Island of the Blue Dolphins, written by Scott O’Dell, also the author of The Black Pearl and Sing Down the Moon, is based on the true story of a Native American girl living alone on San Nicolas Island off the coast of California in the mid 1800’s. This novel details the challenges she overcomes in learning to survive without her tribe until the day she is rescued from the island.
Island of the Blue Dolphins Summary
Karana and her brother, Ramo, members of a Native American tribe living on San Nicolas Island off the coast of California in the early to mid 1800’s, are left stranded on the island after their tribe boards a ship with white men for the mainland. Ramo is attacked by wild dogs and dies, leaving Karana alone. Karana learns to make weapons and tools to survive, disregarding tribal laws against women in the tribe doing such things.
Throughout the story, Karana adapts new skills and new ways of thinking in order to make her life on the island more acceptable until the day she hopes to be rescued. Overcoming life threatening wild animals, starvation, and natural disasters on the island, Karana becomes a mature young woman with a set of new beliefs, leaving most of the fears and superstitions from her tribe behind her. After a failed attempt to leave the island and journey the mainland on her own, Karana resigns herself to her situation in life and makes the best of it.
Using colorful and descriptive imagery, Scott O’Dell paints a picture of life on the island and its surroundings. Using a straightforward writing style suited for his audience and the nature of the story, O’Dell moves from one adventurous event in the story to the next using nature to describe the passage of time and Karana’s experiences.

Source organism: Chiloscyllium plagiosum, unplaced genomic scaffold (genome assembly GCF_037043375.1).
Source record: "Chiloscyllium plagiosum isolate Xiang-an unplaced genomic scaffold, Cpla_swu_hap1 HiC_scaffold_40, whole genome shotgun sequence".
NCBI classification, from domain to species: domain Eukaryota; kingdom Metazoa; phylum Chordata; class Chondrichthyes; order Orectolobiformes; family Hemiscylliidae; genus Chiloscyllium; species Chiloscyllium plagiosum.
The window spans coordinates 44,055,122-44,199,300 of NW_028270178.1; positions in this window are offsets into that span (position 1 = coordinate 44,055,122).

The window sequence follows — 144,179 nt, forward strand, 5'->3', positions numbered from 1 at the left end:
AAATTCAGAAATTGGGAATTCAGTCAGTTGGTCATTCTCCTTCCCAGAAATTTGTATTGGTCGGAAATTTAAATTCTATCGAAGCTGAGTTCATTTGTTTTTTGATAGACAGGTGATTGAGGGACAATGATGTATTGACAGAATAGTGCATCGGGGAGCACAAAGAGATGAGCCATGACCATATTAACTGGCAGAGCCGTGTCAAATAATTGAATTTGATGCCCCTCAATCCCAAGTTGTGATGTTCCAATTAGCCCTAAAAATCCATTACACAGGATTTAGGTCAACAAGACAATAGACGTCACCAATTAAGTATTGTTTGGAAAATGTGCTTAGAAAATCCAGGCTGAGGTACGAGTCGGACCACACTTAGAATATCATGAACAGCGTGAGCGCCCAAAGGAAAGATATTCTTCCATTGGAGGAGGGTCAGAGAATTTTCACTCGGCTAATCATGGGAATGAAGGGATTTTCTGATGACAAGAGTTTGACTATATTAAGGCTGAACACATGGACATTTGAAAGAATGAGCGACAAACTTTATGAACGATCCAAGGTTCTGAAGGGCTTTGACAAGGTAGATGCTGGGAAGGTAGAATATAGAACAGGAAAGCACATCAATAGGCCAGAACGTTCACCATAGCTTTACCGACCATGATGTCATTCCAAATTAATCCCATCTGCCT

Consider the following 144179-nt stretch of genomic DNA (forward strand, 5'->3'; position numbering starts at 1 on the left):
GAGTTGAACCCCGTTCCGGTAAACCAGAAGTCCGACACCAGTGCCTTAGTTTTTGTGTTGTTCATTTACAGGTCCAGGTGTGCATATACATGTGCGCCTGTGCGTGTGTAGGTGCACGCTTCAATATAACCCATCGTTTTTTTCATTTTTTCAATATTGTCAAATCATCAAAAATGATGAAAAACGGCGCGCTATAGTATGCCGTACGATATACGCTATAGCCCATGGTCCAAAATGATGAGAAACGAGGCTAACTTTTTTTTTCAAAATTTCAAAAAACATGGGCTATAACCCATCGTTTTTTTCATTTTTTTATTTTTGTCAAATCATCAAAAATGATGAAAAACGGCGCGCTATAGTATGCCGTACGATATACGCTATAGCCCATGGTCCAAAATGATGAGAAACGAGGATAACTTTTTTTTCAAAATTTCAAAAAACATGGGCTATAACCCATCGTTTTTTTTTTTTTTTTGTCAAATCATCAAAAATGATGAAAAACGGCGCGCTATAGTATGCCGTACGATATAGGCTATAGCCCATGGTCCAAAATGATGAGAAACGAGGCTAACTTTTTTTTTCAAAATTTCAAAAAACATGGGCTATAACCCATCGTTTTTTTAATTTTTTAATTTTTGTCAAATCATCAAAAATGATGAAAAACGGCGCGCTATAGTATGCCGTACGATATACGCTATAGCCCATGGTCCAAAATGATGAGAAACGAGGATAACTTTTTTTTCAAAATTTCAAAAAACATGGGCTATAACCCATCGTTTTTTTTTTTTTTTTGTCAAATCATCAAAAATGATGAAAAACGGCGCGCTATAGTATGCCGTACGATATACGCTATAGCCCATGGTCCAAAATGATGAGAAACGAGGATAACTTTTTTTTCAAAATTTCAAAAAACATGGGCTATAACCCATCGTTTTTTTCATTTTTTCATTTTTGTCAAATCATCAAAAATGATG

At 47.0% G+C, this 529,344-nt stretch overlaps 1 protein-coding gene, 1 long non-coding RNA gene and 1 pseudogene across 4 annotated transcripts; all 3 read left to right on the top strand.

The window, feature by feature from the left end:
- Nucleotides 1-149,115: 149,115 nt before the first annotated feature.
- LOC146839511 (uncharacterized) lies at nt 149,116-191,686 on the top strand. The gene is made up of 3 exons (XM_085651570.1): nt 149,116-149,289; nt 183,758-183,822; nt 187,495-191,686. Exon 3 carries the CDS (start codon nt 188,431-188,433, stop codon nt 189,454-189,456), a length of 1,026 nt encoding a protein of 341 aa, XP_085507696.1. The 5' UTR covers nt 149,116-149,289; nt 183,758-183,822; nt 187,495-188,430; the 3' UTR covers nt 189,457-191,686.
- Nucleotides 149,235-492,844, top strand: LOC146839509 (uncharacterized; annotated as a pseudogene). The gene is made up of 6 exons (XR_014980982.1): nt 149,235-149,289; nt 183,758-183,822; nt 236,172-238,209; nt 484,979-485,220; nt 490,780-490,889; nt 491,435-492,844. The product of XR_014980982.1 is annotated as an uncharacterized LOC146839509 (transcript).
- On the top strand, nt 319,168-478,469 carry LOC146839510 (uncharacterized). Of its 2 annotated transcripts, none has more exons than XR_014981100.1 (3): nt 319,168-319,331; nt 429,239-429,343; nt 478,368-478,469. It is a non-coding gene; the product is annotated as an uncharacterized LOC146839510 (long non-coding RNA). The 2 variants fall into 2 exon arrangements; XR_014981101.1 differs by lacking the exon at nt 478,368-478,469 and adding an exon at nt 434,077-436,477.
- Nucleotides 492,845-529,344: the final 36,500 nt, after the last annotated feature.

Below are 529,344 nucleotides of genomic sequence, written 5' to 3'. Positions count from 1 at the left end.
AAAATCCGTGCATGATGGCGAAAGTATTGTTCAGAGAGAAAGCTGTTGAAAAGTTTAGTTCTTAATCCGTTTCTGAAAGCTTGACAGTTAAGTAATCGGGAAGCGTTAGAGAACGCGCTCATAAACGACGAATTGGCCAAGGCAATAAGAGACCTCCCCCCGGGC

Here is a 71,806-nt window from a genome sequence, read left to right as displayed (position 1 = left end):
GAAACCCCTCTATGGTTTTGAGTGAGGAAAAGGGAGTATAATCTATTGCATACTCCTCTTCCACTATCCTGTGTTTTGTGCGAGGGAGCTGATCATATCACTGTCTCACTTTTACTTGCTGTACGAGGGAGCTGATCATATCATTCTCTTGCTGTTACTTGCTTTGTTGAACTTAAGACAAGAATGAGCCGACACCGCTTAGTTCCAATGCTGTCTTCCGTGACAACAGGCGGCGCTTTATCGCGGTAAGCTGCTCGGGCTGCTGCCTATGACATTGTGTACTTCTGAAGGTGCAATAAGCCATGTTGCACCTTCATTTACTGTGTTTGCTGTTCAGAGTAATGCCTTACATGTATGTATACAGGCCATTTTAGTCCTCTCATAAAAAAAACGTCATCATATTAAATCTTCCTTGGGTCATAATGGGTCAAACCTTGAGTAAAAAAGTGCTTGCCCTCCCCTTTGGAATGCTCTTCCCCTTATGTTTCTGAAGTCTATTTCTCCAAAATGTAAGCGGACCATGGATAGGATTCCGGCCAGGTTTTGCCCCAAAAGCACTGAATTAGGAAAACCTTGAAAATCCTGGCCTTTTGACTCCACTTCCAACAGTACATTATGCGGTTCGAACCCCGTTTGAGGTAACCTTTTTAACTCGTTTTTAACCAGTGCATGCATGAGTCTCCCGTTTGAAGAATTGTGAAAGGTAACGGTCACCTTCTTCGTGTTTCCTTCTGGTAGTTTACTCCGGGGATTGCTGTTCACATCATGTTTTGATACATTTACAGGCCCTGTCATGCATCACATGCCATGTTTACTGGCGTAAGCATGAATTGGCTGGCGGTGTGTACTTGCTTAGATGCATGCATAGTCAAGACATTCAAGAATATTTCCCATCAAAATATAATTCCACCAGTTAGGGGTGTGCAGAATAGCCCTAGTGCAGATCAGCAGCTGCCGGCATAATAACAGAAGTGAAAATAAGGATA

Themes and Other Literary Elements You Can Study
Themes – survival, changing beliefs with age and experiences, new attitudes and appreciation toward other living things, overcoming feelings of revenge, anger, and fear
Plot – parts of a story and mapping a plot map
Conflict – Internal and External Conflict; man vs. man, man vs. self, man vs. nature
Point of View
Figurative Language – metaphors, similes, personification
Character Analysis – Dynamic vs. Static
Questions for Comprehension and Higher Order Thinking
What are Karana’s tribal beliefs regarding females in the tribe and their role in making weapons and using them?
How do Karana’s beliefs change toward tribal laws as she lives on the island alone?
What are her feelings and attitudes towards animals and other living creatures on the island in the beginning of the story? How do they change throughout the story?
What challenges and ordeals does Karana have to overcome? How does she show herself to be resourceful?
What does Karana learn about the fate of her tribe?
What do you think becomes of Karana after the end of the story?
Did you find her story inspiring or sad? Something else? Why?
This exciting adventure story is filled with moments children will be inspired to recreate in projects or reconstruct items Karana used to survive on the island.
Draw or make a diorama of a scene of Karana overcoming one of the challenges she faces when trying to survive.
Make a diorama or model of Karana’s island and her home she builds using the description in the story.
Draw the wild life Karana encounters and lives with on the island.
Make Karana’s weapons and tools she builds and uses to survive.
Create a wordle of words that can be used to describe Karana and her experiences.
Research the Aleuts, who they were and their hunting practices.
Research tsunamis and earthquakes and their causes and effects.
More FREE Literature Studies
Katie Glennon is an English teacher and homeschool mom with 30 years of education experience and loves to share her passion for the written word through novel studies and writing. You can find her at Katie’s Homeschool Cottage.